Q: What do you want your customers to know?

A: Farmers are always striving to produce the best product that we can for our customers. We ultimately have our customers in mind no matter what we do, and we work hard to bring forward the best product possible.

July 8, 2013

This week Jared Hagert, USB Director from Emerado, N.D., updated us on the early growing season and crop applications. He shared with us that the soybeans are starting to fill out in his area and that he is optimistic about a good soy crop.

Q: What are you doing in the fields this week?

A: Similar to last week. We’re finishing up our first round of weed control and checking for anything else we might need to control insect-wise. Soybeans are growing; they’ve come out of the ground and are really starting to fill out.

Q: What’s one challenge you’ve experienced this week?

A: Our biggest challenge right now while finishing the weed control is working with the weather. If it’s too windy or raining, we can’t go out there and finish it. So that’s our main hurdle this week, but we’re doing our best and we’ll go from there.

Q: What’s one thing you would like for your customers to know?

A: Same as always, we’re doing our best to produce the best product we can for them. And we’re looking forward to harvest and keeping the markets moving.

June 25, 2013

This week Jared shared with us some of the challenges he is experiencing this year with being behind in planting and how the weather is starting to turn around in North Dakota making able to produce a good quality crop for customers.

Q: What are you doing in the fields this week?

A: Well this week with the later planting we’re trying to catch up on some spraying that has been put off. We’re also working on getting the weeds under control in the fields.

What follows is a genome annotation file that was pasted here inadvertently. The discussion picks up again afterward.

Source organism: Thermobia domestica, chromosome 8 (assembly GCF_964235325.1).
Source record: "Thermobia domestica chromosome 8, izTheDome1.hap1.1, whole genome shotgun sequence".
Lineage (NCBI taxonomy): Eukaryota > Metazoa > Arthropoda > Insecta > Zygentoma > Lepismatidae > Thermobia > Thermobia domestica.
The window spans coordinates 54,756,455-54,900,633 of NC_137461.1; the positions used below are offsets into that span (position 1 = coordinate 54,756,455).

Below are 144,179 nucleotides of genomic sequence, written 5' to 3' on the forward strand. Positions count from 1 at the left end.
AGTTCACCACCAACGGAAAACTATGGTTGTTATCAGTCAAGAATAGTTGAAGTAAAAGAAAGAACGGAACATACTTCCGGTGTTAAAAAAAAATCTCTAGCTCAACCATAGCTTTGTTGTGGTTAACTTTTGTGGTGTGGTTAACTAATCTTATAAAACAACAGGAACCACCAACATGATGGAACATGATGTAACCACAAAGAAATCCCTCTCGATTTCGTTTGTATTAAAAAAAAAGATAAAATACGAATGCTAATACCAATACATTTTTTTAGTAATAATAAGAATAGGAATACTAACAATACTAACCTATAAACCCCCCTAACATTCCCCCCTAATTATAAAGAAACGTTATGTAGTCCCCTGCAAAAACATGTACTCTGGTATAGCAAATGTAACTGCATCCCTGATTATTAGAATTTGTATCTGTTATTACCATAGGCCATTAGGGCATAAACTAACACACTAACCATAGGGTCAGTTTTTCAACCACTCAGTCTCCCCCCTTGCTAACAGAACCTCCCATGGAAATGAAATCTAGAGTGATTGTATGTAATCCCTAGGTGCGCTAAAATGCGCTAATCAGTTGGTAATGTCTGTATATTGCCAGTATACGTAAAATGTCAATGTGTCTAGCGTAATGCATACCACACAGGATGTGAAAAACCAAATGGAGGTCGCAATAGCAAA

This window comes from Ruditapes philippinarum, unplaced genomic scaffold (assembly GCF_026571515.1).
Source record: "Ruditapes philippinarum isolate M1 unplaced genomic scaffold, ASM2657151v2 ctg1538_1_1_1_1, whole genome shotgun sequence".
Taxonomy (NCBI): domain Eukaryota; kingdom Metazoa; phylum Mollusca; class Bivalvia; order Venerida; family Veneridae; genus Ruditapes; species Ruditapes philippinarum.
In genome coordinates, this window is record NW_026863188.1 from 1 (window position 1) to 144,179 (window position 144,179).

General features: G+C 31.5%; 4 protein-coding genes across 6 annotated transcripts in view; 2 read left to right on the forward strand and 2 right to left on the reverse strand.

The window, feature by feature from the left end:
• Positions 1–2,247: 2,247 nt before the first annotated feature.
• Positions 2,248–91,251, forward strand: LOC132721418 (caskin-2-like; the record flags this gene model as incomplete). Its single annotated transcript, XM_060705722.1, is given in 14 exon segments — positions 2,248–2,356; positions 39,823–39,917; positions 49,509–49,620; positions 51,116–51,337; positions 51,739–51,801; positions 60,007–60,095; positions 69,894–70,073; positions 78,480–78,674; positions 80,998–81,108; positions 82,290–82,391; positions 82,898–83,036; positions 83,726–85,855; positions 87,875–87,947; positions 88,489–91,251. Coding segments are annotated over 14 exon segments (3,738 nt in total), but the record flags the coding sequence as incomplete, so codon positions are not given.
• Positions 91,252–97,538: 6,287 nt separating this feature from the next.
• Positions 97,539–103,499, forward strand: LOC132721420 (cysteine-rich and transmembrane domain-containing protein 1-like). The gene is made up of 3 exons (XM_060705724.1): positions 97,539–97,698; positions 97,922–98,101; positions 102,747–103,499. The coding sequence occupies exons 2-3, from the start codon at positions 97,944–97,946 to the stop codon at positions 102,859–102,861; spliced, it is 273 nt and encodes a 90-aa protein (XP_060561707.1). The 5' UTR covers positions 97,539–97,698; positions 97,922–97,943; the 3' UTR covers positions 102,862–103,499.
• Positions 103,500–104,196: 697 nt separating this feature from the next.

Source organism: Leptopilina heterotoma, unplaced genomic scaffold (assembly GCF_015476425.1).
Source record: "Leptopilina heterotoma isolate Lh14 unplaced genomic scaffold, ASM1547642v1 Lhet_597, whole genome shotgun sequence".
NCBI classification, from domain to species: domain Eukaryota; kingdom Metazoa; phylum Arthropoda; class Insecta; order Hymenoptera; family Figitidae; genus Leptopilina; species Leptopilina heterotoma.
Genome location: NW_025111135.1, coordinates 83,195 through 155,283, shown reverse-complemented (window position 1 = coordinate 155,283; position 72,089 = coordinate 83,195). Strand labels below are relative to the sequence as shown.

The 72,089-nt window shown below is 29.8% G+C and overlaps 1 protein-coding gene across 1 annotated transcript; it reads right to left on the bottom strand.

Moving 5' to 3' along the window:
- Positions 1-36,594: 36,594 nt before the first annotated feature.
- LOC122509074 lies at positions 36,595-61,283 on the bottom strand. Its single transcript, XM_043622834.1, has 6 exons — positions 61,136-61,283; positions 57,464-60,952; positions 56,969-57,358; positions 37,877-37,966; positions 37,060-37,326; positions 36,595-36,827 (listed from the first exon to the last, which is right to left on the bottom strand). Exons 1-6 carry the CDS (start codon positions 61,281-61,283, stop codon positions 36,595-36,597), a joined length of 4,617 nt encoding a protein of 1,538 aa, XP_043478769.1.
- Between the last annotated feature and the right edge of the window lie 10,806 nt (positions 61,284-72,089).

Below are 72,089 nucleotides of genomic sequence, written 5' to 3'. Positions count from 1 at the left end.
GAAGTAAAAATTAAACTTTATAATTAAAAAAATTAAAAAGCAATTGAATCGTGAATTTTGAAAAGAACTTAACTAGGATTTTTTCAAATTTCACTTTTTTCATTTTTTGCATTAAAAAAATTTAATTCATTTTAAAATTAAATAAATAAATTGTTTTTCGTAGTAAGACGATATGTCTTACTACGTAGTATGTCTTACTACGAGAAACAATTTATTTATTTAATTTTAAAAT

Q: What is one challenge you’ve experienced?

A: There’s a lot of ground to cover and a small window of time to cover it in.

Q: What’s one thing you want your customers to know?

A: We have the soybean crop in the ground even though it is a little later than normal. But the crop seems to be popping right up out of the ground. We’ve gotten a little rain over the weekend, not in excess in our area so that’s good. We just want customers to know we’re working hard to grow a quality product for them and even though the crop is behind this year, they’re still looking like they will provide a good quality crop.

Hagert

About Jared Hagert’s Farm: Jared raises soybeans, corn, wheat and edible beans on his farm with his wife Brandie.

 

USSEC Staff Writer
USSEC Staff Writer

Staff Writer

USSEC

USSEC is a dynamic partnership of key stakeholders, representing soybean producers, commodity shippers, merchandisers, allied agribusinesses and agricultural organizations. Through a global network of international offices and strong support in the U.S., we help build a preference for U.S. soybeans and soybean products, advocate for the use of soy in feed, aquaculture and human consumption, promote the benefits of soy use through education and connect industry leaders through a robust membership program.